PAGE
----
Olympics reduce Internet radio streaming to a trickle

Summary:Some Australian broadcast outlets have been forced to shut down their Internet radio broadcasting streams to avoid breaching the International Olympic Committee's strict rules governing use of Olympic Games material. The national broadcaster, the ABC, and heavyweight Sydney radio station 2GB are two of those who have largely shut down their Internet radio broadcasting streams for the duration of the Olympic Games.

Some Australian broadcast outlets have been forced to shut down their Internet radio broadcasting streams to avoid breaching the International Olympic Committee's strict rules governing use of Olympic Games material.

The national broadcaster, the ABC, and heavyweight Sydney radio station 2GB are two of those who have largely shut down their Internet radio broadcasting streams for the duration of the Olympic Games.

The ABC said that it has redistribution rights for Olympic material for radio use but was restricted from streaming any of the material online. The move forced it to shut down all but one of its Internet radio streams.

A spokesperson for 2GB confirmed a message on the station's Web site that read "Unfortunately 2GB's Live Internet Stream will be offline until August 30, after the completion of the Olympic Games".

Head of content for ABC new media and digital services, Ian Vaile, said the IOC was being very restrictive over the Olympic Games distribution rights, as the use of such material would usually be considered "fair dealing" once it has been broadcast.

"The IOC has restricted rights so that we can't air any Olympic Games material taken from the precinct at all, so therefore we can't stream any station that has news bulletins," he said.

Vaile said the only ABC station to remain streaming 24 hours online is DIG, an all music station. Triple J will also be broadcast online during non-news hours (6pm to 6am), he said, along with certain segments of Classic FM.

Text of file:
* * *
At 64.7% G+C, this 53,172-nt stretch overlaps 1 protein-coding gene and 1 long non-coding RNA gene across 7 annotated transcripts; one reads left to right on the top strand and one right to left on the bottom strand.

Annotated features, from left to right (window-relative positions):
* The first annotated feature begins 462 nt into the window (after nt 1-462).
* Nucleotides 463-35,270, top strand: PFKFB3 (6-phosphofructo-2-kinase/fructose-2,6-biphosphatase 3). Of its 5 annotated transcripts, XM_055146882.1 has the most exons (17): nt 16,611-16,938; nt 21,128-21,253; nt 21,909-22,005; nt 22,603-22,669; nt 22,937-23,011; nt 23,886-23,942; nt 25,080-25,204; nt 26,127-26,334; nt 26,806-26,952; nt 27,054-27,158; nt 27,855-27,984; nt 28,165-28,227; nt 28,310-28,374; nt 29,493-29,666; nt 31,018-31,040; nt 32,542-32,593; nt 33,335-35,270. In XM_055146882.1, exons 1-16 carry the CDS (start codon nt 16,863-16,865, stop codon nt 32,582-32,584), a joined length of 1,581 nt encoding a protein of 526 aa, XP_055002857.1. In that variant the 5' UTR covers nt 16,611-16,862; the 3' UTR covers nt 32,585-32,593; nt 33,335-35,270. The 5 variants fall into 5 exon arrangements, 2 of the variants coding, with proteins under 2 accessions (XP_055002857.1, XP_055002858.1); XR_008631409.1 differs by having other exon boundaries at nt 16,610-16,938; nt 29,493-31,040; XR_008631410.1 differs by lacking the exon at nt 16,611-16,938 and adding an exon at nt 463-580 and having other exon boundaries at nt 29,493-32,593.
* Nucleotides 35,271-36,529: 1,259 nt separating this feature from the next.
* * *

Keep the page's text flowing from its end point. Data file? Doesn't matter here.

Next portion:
"We can stream Triple J between six and six because there's a low risk of Athens material being broadcast," said Vaile. "Producers have been told to contact us first if there's anything that may be in breach of the rules."

The ABC could face being sued by the IOC should it breach the no broadcast rule, said Vaile, or possibly have it's accreditation withdrawn from covering the Games in Athens. However, Vaile adds the rules for the 2004 Athens Olympics are the same as they were in the 2000.

"It happened to one broadcaster in the 2000 Olympics -- they had their accreditation suspended because of a breach of rights," he said.

According to Vaile, the IOC had special units to pursue possible breaches of the broadcasting rules in Sydney during the Olympics.

Vaile said the ABC contacted the IOC ahead of the Games this year to ask for an exemption from the rules so that it could continue streaming two of its stations.

"The ABC contacted the IOC seeking an exemption for news bulletins for Radio National and Triple J but they said no," he said.

"I found it extremely frustrating that we had to take nearly all the streams down, even those that were unlikely to have Olympic material. Its news, it's in the public domain, but in the end the risk outweighs the frustration."

Vaile said as part of the rules the ABC will not have the rights to "ever" broadcast any of the Olympic Games material online.

ABC's online station streams -- with the exception of the DIG channel -- were turned off last Wednesday night at 6pm, before the football competition went to air Vaile said, and the ABC is now unsure of when it will be allowed to resume online broadcasting.

"Not sure exactly when we can begin streaming again, but we want to as soon as possible," he said.

Topics: Browser, Enterprise 2.0, Government : AU

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